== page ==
I’ve been conducting a few small experiments and it seems the combination of seroquel and stress/anxiety has rendered me temporarily lactose intolerant.
Thankfully this is something I recognize to be temporary because it has happened before several times. Living with IBS and intense and constant anxiety has often meant that the smallest thing (whether that be stress or chemical) can throw my body completely out of whack. It has happened with stressful jobs I’ve had, antibiotics I’ve taken, medication I’ve tried for acid reflux (which is a little ironic), and as a kid the simple joy or excitement of staying the night at a friend’s house could set it off.
I didn’t understand the connection until I was in my early twenties and in a high-stress job in the fashion industry. I found myself getting exponentially more ill as the job progressed, and when I went to see a doctor (who was by no means a specialist) I was told (without any tests being administered) that I must be gluten intolerant. That diagnosis was all the rage at the time.
I was mortified, because if there is anything I love more than cheese (and it feels a little blasphemous to say this because of how much I love cheese) it is a well crafted donut or beautiful fatty-fat slice of homemade bread.
After nine months of adhering to a strict gluten free diet (and expelling a LOT of tears about having to part ways with most of my favorite foods) it was clear the diet wasn’t helping. I skipped the first doctor and went straight to a specialist, who told me within three minutes of entering his office that I wasn’t gluten intolerant at all.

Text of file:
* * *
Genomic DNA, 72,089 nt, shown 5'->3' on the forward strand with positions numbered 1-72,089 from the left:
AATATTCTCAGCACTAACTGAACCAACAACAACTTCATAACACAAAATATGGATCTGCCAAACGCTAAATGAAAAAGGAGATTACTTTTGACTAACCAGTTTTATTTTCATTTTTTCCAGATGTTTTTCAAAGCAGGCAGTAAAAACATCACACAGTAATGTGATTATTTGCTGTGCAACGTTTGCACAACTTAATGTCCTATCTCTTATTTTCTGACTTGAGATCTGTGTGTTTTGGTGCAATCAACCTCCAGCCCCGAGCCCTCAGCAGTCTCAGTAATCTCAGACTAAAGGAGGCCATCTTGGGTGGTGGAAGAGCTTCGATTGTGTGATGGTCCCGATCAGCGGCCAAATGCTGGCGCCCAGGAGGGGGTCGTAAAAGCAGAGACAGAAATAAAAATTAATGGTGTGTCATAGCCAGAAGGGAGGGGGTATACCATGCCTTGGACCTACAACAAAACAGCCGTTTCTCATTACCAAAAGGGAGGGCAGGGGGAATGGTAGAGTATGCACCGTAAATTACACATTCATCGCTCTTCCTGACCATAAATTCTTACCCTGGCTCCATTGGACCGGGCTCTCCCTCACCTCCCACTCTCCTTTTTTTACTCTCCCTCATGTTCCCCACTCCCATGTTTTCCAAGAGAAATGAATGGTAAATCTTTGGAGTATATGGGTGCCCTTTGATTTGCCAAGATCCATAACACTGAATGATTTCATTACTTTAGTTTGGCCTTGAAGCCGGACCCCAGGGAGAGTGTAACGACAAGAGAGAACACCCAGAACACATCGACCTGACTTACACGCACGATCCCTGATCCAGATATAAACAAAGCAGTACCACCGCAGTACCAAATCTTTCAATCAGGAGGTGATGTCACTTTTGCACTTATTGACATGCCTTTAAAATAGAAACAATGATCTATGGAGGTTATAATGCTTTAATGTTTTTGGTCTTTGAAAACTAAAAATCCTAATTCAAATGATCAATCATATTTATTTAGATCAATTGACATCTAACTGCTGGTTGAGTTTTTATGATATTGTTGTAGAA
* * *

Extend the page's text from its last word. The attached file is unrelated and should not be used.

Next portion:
I left his office and immediately found myself a maple bar straight away.
It appeared at the time that my problem was actually lactose intolerance, but within three months of quitting the high-stress job I had no problems with eating dairy anymore.
Even though this isn’t really new to me, it can be both frustrating and inconvenient to avoid certain foods (especially when they are already in my fridge).
I’ve discovered that many times I can kind of see the problem coming because the first indicator I’ve noticed that something is wrong is that I will suddenly be unable to tolerate caffeine. While I don’t drink much of it (I usually treat myself with a cup of tea here and there) I find that once caffeine begins to wreak havoc on my digestive system, other problems are not far behind.
As I’ve mentioned, this also makes things challenging when trying medications. There have been a handful of psychiatric drugs that I’ve tried that have completely disrupted my digestive system, and unfortunately it appears that seroquel is one of them. At this point I am still taking 25 mg, but I don’t expect things to remain that way for long once I meet with my gastroenterologist.
While cutting down the seroquel from 50 mg to 25 mg did improve a lot of the pain I was experiencing, the other aspects of the digestive problems seem just as prevalent as before. -And even at 25 mg I haven’t felt hungry in six weeks.
The only reason I am waiting to contact my psychiatrist about cutting it out completely is that there may be something the gastroenterologist can do. However, if the only suggestions she has are to put me on one of the drugs that has already had a similar effect on my stomach the decision to eliminate seroquel completely is an easy one.
Though I do also realize that stress is a contributing factor in this situation, having somewhat settled in to my new apartment has helped my external stress level go down a bit. Even though the stress I have been feeling has been reduced slightly, my digestive problems have been getting worse… leaving seroquel to take most of the heat as the culprit here.
I think one of the big factors that people forget about when it comes to treating psychiatric disorders is the fact that many people have other medical conditions that can make them good or bad candidates for certain types of treatment or medications. It is a part of the puzzle regarding why one treatment doesn’t fit all, and I believe it is an element often overlooked when addressing that topic.